By Paul Finebaum
January 12, 2012

It was one of those wonderfully surreal scenes we seldom see in college football. Two years ago, standing on the field of the Rose Bowl and watching Alabama celebrate its 13th national championship -- with the band blaring and confetti falling from the clear California sky -- I marveled at the moment.

In the midst of the sea of crimson stood Terry Saban, the wife of Alabama's head coach, smiling like the high school cheerleader who was dating the star quarterback who had just won the state championship game.

I remarked to her how wonderful it must feel to add a national title at Alabama to the one her husband had won at LSU in 2003.

"Oh, it's great," she said, adding she and her husband were going to slip away to the lake for the weekend. "But Monday morning, it starts again. We have to get right back at it."

Something tells me that Nick Saban might savor this win for a little longer. With the jaw-dropping 21-0 victory on Monday night over LSU, Saban has climbed to the top of the mountain again. He may not openly admit that his third BCS title in seven years (he spent two years with the Miami Dolphins) was more special than the previous two. However, I think it was his most important title and easily the most satisfying.

Sometimes the elixir of victory is even sweeter just knowing how sour the taste of defeat would have been. I don't think the $5 million-a-year would have made up for having lost three straight to Les Miles and the prospect of that number possibly slipping to four on Nov. 3 in Baton Rouge.

Losing four in a row to LSU, almost assuredly the preseason No. 1, would be more than a passing of the baton. Try another word if you are Saban: Armageddon.

Saban respects Miles and the LSU program. Deep down, he seems to appreciate the importance of what has easily become college football's best and most riveting rivalry. He also appreciates getting that pesky monkey off his back by winning Monday's game.

While many seemed in awe at what took place in New Orleans, if you have studied the history of Saban it shouldn't have really been all that surprising. Nobody outworks or outthinks Saban in getting players ready to excel, especially in big games.

Saban's gameplan the first time was solid. The execution just came up a bit short. The piercing pressure of the moment overwhelmed some on the team, particularly sophomore quarterback AJ McCarron. This time Saban and his coaching staff worked hard to temper the emotions (even bringing in respected performance consultant Dr. Kevin Elko) and the 44-day layoff was Alabama's best friend. Saban designed a perfect practice schedule divided between hard work and rest, physical and mental preparation. Nothing was left to chance and it showed on the field from the first play. Once given the gameplan, Alabama's players peaked at just the right moment with many inspired performances.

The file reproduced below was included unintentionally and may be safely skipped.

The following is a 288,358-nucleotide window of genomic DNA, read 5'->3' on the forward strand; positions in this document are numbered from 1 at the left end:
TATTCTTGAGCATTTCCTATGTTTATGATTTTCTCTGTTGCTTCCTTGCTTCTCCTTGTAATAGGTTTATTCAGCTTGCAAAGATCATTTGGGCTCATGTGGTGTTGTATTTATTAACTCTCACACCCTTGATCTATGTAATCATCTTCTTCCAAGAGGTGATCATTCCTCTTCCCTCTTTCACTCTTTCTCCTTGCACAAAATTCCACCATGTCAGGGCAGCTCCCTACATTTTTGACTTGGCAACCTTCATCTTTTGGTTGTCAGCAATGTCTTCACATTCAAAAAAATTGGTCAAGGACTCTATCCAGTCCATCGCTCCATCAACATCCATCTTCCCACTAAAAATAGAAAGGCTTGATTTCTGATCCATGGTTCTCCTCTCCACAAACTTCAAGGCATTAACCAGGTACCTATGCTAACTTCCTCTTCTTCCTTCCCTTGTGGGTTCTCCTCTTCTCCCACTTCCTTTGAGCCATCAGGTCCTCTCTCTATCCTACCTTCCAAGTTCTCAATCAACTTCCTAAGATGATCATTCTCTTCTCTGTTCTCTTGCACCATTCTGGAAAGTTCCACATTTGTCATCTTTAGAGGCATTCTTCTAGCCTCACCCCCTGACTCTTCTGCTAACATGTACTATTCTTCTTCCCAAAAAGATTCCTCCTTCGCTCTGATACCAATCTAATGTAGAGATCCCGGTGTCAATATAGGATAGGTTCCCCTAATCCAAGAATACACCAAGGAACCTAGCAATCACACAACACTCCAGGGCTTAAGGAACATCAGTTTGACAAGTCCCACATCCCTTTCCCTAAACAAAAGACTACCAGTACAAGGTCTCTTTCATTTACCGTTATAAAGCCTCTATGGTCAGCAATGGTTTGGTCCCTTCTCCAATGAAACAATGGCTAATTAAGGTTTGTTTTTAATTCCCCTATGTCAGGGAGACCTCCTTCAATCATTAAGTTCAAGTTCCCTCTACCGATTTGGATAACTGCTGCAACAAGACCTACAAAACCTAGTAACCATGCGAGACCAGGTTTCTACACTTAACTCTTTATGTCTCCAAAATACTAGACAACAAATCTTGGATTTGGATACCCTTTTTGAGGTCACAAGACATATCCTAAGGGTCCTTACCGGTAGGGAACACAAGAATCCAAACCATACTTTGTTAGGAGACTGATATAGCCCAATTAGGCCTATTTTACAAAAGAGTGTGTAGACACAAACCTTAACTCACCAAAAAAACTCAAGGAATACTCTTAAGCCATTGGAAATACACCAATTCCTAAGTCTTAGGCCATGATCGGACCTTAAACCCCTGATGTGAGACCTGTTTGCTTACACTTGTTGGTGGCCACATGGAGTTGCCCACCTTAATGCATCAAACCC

I got my first sense that the Tide were going to be ready to play five days before the game when I ran into an Alabama official with knowledge of the gameplan one night in New Orleans. I asked him if he thought it would be different the second time around.

"Are you kidding?" he asked me. "We're going to beat their ass."

After the game, I found the same person on the field in the wild celebration. "I told you so,'' he said. "There was never a doubt.''

On the other side, Miles played the same cards he had on Nov. 5. The strategy worked fine when LSU only had two weeks to prepare. Yet, with 37 days, the mojo and energy seemed to evaporate from the team of destiny in the humid Louisiana night.

LSU's offense never got anything going, and with only five first downs never sniffed the goal line. Had the goal line been the 50-yard line, the Tigers would have still been trounced (only crossing it once late in the fourth quarter).

When the carnage was finally complete, the LSU players quickly exited the field of the Superdome. A few minutes later, Saban was soaking wet from a Gatorade bath, flashing a big smile and holding up the crystal ball again.

A few feet away, I found myself once again standing next to Terry Saban.

"Well, we finally scored a touchdown," she said.

When a friend suggested that maybe this time around, she and her husband might think about enjoying the fruits of this victory a little longer than with a quiet weekend in Georgia, she laughed and said, "We will."

This wasn't just another BCS title for Saban. This was a statement to prove to any naysayers that his team belonged in this game and could win it decisively. Not only is Saban the best coach in the land today, he is also quickly climbing into that rarefied air of college football's version of Mount Rushmore.

One can't help but think about comparisons with the legendary Bear Bryant, who won his last of six titles at Alabama in the Superdome 32 years ago. With his third BCS title, the most of any current coach, and after another coaching masterpiece, Saban deserves all the accolades that come his way.

He also deserves at least a week or two off to celebrate, but don't count on it happening.

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